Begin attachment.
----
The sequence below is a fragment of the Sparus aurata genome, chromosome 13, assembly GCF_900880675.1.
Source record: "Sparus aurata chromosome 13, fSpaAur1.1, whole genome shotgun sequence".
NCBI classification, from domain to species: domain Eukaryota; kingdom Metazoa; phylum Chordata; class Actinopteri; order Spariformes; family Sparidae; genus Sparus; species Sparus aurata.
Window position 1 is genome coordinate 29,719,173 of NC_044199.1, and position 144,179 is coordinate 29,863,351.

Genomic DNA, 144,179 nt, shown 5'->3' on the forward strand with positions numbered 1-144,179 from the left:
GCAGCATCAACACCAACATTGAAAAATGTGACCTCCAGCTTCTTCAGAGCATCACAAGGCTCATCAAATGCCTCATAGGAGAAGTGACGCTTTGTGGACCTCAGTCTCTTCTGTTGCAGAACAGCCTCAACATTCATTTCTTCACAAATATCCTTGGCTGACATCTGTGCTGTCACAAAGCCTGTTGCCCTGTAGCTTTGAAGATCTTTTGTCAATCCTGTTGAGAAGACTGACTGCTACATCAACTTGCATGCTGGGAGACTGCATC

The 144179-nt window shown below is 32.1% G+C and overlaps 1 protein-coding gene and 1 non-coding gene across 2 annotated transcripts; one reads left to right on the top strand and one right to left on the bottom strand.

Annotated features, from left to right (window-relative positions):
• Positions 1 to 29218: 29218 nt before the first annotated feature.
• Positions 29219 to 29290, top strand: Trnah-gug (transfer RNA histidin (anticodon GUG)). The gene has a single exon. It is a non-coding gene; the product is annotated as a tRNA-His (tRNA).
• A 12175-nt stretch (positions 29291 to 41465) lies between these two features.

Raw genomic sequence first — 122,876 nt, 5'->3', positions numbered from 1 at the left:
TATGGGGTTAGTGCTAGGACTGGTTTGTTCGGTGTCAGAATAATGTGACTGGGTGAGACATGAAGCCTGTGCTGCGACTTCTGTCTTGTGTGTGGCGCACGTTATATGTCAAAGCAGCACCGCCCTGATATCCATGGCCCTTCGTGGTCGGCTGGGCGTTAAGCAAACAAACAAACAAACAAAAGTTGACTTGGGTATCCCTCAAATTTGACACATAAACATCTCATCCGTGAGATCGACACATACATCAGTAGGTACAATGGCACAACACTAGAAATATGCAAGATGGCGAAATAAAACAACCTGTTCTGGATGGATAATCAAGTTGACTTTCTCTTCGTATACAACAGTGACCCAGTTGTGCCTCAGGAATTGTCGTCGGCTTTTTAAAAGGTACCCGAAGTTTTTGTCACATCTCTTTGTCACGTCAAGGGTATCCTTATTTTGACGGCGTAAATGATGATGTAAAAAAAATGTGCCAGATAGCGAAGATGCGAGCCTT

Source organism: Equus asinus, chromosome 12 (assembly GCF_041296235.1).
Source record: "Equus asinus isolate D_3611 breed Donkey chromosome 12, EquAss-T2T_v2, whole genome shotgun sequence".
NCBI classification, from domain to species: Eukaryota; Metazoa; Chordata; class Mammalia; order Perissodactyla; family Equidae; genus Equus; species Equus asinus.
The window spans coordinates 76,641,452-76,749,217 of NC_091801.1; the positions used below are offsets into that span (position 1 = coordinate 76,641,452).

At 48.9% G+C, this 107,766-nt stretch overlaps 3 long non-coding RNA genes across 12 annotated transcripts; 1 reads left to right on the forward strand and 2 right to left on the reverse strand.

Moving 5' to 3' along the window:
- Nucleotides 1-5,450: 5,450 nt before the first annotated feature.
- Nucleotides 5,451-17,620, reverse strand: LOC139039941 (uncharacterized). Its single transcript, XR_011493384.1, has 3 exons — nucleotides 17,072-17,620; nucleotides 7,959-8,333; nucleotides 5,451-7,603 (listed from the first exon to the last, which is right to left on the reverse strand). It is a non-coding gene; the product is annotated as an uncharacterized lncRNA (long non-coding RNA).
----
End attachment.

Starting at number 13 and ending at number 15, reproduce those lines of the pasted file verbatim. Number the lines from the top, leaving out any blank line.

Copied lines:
TATGGGGTTAGTGCTAGGACTGGTTTGTTCGGTGTCAGAATAATGTGACTGGGTGAGACATGAAGCCTGTGCTGCGACTTCTGTCTTGTGTGTGGCGCACGTTATATGTCAAAGCAGCACCGCCCTGATATCCATGGCCCTTCGTGGTCGGCTGGGCGTTAAGCAAACAAACAAACAAACAAAAGTTGACTTGGGTATCCCTCAAATTTGACACATAAACATCTCATCCGTGAGATCGACACATACATCAGTAGGTACAATGGCACAACACTAGAAATATGCAAGATGGCGAAATAAAACAACCTGTTCTGGATGGATAATCAAGTTGACTTTCTCTTCGTATACAACAGTGACCCAGTTGTGCCTCAGGAATTGTCGTCGGCTTTTTAAAAGGTACCCGAAGTTTTTGTCACATCTCTTTGTCACGTCAAGGGTATCCTTATTTTGACGGCGTAAATGATGATGTAAAAAAAATGTGCCAGATAGCGAAGATGCGAGCCTT

Source organism: Equus asinus, chromosome 12 (assembly GCF_041296235.1).
Source record: "Equus asinus isolate D_3611 breed Donkey chromosome 12, EquAss-T2T_v2, whole genome shotgun sequence".